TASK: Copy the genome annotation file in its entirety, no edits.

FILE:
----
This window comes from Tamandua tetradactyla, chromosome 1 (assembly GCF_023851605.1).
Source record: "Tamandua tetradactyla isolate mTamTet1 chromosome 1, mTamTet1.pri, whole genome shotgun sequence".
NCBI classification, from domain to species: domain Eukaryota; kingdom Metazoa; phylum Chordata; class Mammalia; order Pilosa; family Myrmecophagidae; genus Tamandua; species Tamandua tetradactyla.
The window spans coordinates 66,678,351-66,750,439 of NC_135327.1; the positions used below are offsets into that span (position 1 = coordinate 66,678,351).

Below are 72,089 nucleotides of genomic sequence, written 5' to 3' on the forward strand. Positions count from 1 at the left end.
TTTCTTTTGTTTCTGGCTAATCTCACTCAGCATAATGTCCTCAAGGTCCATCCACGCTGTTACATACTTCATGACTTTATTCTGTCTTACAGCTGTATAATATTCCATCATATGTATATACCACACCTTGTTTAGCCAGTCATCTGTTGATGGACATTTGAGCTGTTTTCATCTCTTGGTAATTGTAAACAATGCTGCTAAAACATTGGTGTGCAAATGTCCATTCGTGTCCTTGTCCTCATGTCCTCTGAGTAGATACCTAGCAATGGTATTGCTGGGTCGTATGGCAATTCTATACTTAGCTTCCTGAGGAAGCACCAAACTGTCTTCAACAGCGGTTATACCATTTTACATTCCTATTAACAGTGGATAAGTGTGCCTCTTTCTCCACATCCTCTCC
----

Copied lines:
This window comes from Tamandua tetradactyla, chromosome 1 (assembly GCF_023851605.1).
Source record: "Tamandua tetradactyla isolate mTamTet1 chromosome 1, mTamTet1.pri, whole genome shotgun sequence".
NCBI classification, from domain to species: domain Eukaryota; kingdom Metazoa; phylum Chordata; class Mammalia; order Pilosa; family Myrmecophagidae; genus Tamandua; species Tamandua tetradactyla.
The window spans coordinates 66,678,351-66,750,439 of NC_135327.1; the positions used below are offsets into that span (position 1 = coordinate 66,678,351).

Below are 72,089 nucleotides of genomic sequence, written 5' to 3' on the forward strand. Positions count from 1 at the left end.
TTTCTTTTGTTTCTGGCTAATCTCACTCAGCATAATGTCCTCAAGGTCCATCCACGCTGTTACATACTTCATGACTTTATTCTGTCTTACAGCTGTATAATATTCCATCATATGTATATACCACACCTTGTTTAGCCAGTCATCTGTTGATGGACATTTGAGCTGTTTTCATCTCTTGGTAATTGTAAACAATGCTGCTAAAACATTGGTGTGCAAATGTCCATTCGTGTCCTTGTCCTCATGTCCTCTGAGTAGATACCTAGCAATGGTATTGCTGGGTCGTATGGCAATTCTATACTTAGCTTCCTGAGGAAGCACCAAACTGTCTTCAACAGCGGTTATACCATTTTACATTCCTATTAACAGTGGATAAGTGTGCCTCTTTCTCCACATCCTCTCC